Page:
I'm seeing light leaks on images from my Leica M6. Using the voigtlander 35mm f1.4 nokton lens. The leak appears at the same spot on the sample images but didn't appear on all images in the roll. There is also Light leaking on the edges of nearly all the negatives but they don't affect the actual image. Anyone have experience with this?

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I have a very similar light leak on my m6 and I'm pretty sure I just figured out that it's coming from a the tiny plastic plugs that held the strap pad (correct term?) in place on the right side of the body, above the strap lug. Not all m6's have them but the later ones do I believe. I carefully went around the seams with a flashlight while jamming my eye into the bottom of the uptake reel chamber and I could see a spec of light in there when I went over that spot. At first I thought they were screws but they are just the broken off plugs from the pad. Some gaff tape should do the trick.

Those pads are supposed to keep your strap from scratching the body as far as I can tell... It's a shame that light can get in if they break off. They are kind of flimsy. From researching I've also heard of loose strap lugs causing light leaks on that area of the film as well.

Best of luck

-Chris enter image description here

  • Yes! I've got those lug holes exposed as well. – Brendan Burkett Jul 27 '17 at 17:55
  • It's good to see that my prediction of the light leak being in the top right corner of the camera was confirmed, and a good reason for it supplied. I knew it had to be there, but thought it was a very strange failure, not being familiar with that camera. With your description, it all makes perfect sense. – Olin Lathrop Jul 27 '17 at 19:00

At first glance, I suspected a bad seal on your camera back. But then I noticed the pattern on the last sample image. It looks like the light leak occurred during development, due to the light "shadow" (for lack of a better term) of the sprocket holes along the bottom edge. The light had to leak onto the film when the film was wound loosely. Are you developing your own film, by chance? Your development tank would be my first place to check if you are.

  • Good analysis digijim: important not to panic and figure things out logically. My recent light leak was due to cold weather: really cold weather. The problem got worse by frame the long i was outside. Top frame leak, hence bottom flap was moving/contracting. Four frames were affected, either side of the roll were clear, thankfully. Now i know not to go out with M6 when its -37C. – Sam Feb 14 at 14:26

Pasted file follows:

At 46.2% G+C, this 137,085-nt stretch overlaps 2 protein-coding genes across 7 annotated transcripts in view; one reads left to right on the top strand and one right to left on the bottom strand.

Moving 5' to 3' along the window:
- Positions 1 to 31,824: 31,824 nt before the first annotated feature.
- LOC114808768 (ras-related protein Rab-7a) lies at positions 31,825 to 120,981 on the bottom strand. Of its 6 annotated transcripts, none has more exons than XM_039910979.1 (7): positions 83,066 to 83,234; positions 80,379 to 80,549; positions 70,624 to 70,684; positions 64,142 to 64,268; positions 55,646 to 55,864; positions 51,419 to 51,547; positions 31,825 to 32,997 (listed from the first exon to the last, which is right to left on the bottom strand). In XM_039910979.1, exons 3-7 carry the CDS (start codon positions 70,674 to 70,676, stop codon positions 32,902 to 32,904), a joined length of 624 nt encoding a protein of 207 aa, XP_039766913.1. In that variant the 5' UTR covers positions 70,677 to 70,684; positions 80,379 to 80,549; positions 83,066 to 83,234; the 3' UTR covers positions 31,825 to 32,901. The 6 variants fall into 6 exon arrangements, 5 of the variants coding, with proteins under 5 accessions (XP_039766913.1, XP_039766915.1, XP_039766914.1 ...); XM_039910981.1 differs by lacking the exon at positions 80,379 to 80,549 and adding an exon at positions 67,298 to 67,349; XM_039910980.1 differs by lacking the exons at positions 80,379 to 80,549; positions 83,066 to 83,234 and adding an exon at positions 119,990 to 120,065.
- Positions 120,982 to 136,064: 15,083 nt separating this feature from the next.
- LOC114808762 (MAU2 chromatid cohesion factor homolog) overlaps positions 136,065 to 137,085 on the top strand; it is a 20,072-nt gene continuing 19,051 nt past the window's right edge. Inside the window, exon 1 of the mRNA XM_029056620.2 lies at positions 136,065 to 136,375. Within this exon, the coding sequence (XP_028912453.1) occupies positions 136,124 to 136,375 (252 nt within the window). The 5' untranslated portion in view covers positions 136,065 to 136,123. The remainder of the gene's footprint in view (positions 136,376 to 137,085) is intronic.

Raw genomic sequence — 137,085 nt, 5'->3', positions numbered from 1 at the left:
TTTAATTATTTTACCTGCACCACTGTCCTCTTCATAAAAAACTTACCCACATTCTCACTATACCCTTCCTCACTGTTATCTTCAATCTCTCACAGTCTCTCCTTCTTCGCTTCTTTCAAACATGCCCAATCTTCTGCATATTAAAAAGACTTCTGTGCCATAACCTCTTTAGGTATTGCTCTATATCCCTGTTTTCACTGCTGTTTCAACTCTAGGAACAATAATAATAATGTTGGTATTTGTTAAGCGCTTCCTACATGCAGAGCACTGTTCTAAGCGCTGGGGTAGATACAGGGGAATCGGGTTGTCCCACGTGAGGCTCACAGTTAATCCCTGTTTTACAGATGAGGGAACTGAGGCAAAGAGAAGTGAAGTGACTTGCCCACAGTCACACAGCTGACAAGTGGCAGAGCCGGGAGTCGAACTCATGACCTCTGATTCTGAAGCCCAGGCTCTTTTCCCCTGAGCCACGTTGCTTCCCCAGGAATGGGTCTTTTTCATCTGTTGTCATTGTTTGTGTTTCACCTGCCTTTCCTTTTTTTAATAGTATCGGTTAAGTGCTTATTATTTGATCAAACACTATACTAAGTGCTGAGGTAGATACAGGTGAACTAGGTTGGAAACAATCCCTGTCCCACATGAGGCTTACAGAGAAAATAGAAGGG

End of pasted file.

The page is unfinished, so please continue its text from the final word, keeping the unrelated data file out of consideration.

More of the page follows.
No, this does NOT look like a light leak during development.

This is most likely a light leak at the top of takeup area in the camera. Most cameras move the film from the cartridge at left to the takeup spool at right, when looking at the back of the camera and the lens pointed away from you normally. Since the scene is projected onto the film plane flipped about its center, light showing up at the bottom of pictures is actually hitting the film at the top. The light leak is therefore at the top right corner of your camera.

The light leak can't be in the middle since there is no way another layer of film could cast the shadow seen in your last frame.

The leak isn't in the cartridge since it appears in the same place in every frame. There isn't exactly one frame per winding in the cartridge. Even if there was at one diameter, this wouldn't be true for higher or lower layers. These would be at a different diameter, and therefore a different frame stride per revolution.

The reason you see this in some frames than in others is that it depends on how long the frame sat in the right spot on the takeup reel. In other words, how long you waited after winding the film before winding it after taking the next frame. If you took several frames in rapid succession, you may not see a leak except on the last one. Your bottom frame spent a long time in the second to last position on the takeup reel. The frame right after it should should the effect quite seriously.

It should be obvious this is not a developing problem for two reasons. First, there is no way to explain how the leak is in the same place in each frame. Second, developing tanks hold the film by the edges. You would see a shadow of the grooves or spirals of the tank if the film was being exposed in the tank.

  • Yes I am almost certain that it's not the developing tank because I develop rolls from other cameras that don't show this particular light leak. – Brendan Burkett Apr 10 '17 at 15:19

Considering the shadows of the holes on the last one and how they get much less noticeable, it has to be a hole in the side of your developing tank.

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